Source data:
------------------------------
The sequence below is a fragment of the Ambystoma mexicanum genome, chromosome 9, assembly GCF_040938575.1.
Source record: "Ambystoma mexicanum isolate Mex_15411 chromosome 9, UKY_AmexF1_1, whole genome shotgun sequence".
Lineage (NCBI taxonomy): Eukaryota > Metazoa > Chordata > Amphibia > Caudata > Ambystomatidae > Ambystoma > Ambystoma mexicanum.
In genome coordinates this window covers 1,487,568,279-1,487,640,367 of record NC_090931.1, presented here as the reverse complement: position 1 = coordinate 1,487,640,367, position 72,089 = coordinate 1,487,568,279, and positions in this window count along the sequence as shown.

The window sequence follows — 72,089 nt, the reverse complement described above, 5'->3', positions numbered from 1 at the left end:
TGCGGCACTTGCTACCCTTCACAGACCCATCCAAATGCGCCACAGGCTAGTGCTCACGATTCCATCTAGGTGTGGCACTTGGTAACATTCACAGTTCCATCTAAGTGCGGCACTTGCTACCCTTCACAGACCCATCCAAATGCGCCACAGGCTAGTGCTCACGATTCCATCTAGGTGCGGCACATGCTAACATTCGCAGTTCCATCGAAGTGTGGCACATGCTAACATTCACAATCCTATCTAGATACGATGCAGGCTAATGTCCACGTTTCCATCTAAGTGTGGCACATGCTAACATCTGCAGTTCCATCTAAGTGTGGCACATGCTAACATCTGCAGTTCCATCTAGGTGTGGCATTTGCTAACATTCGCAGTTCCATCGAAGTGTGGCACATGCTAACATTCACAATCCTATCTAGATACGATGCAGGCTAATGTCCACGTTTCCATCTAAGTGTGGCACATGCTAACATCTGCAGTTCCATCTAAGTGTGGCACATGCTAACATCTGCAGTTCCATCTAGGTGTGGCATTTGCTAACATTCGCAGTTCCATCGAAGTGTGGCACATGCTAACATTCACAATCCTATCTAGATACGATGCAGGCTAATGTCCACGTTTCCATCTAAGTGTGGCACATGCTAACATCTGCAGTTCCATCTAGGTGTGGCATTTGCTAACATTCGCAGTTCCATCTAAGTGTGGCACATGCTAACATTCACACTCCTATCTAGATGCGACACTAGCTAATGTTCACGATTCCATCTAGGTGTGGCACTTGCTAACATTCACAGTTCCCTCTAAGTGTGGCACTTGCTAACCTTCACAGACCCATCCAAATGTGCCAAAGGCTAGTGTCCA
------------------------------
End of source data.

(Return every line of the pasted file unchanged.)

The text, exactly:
The sequence below is a fragment of the Ambystoma mexicanum genome, chromosome 9, assembly GCF_040938575.1.
Source record: "Ambystoma mexicanum isolate Mex_15411 chromosome 9, UKY_AmexF1_1, whole genome shotgun sequence".
Lineage (NCBI taxonomy): Eukaryota > Metazoa > Chordata > Amphibia > Caudata > Ambystomatidae > Ambystoma > Ambystoma mexicanum.
In genome coordinates this window covers 1,487,568,279-1,487,640,367 of record NC_090931.1, presented here as the reverse complement: position 1 = coordinate 1,487,640,367, position 72,089 = coordinate 1,487,568,279, and positions in this window count along the sequence as shown.

The window sequence follows — 72,089 nt, the reverse complement described above, 5'->3', positions numbered from 1 at the left end:
TGCGGCACTTGCTACCCTTCACAGACCCATCCAAATGCGCCACAGGCTAGTGCTCACGATTCCATCTAGGTGTGGCACTTGGTAACATTCACAGTTCCATCTAAGTGCGGCACTTGCTACCCTTCACAGACCCATCCAAATGCGCCACAGGCTAGTGCTCACGATTCCATCTAGGTGCGGCACATGCTAACATTCGCAGTTCCATCGAAGTGTGGCACATGCTAACATTCACAATCCTATCTAGATACGATGCAGGCTAATGTCCACGTTTCCATCTAAGTGTGGCACATGCTAACATCTGCAGTTCCATCTAAGTGTGGCACATGCTAACATCTGCAGTTCCATCTAGGTGTGGCATTTGCTAACATTCGCAGTTCCATCGAAGTGTGGCACATGCTAACATTCACAATCCTATCTAGATACGATGCAGGCTAATGTCCACGTTTCCATCTAAGTGTGGCACATGCTAACATCTGCAGTTCCATCTAAGTGTGGCACATGCTAACATCTGCAGTTCCATCTAGGTGTGGCATTTGCTAACATTCGCAGTTCCATCGAAGTGTGGCACATGCTAACATTCACAATCCTATCTAGATACGATGCAGGCTAATGTCCACGTTTCCATCTAAGTGTGGCACATGCTAACATCTGCAGTTCCATCTAGGTGTGGCATTTGCTAACATTCGCAGTTCCATCTAAGTGTGGCACATGCTAACATTCACACTCCTATCTAGATGCGACACTAGCTAATGTTCACGATTCCATCTAGGTGTGGCACTTGCTAACATTCACAGTTCCCTCTAAGTGTGGCACTTGCTAACCTTCACAGACCCATCCAAATGTGCCAAAGGCTAGTGTCCA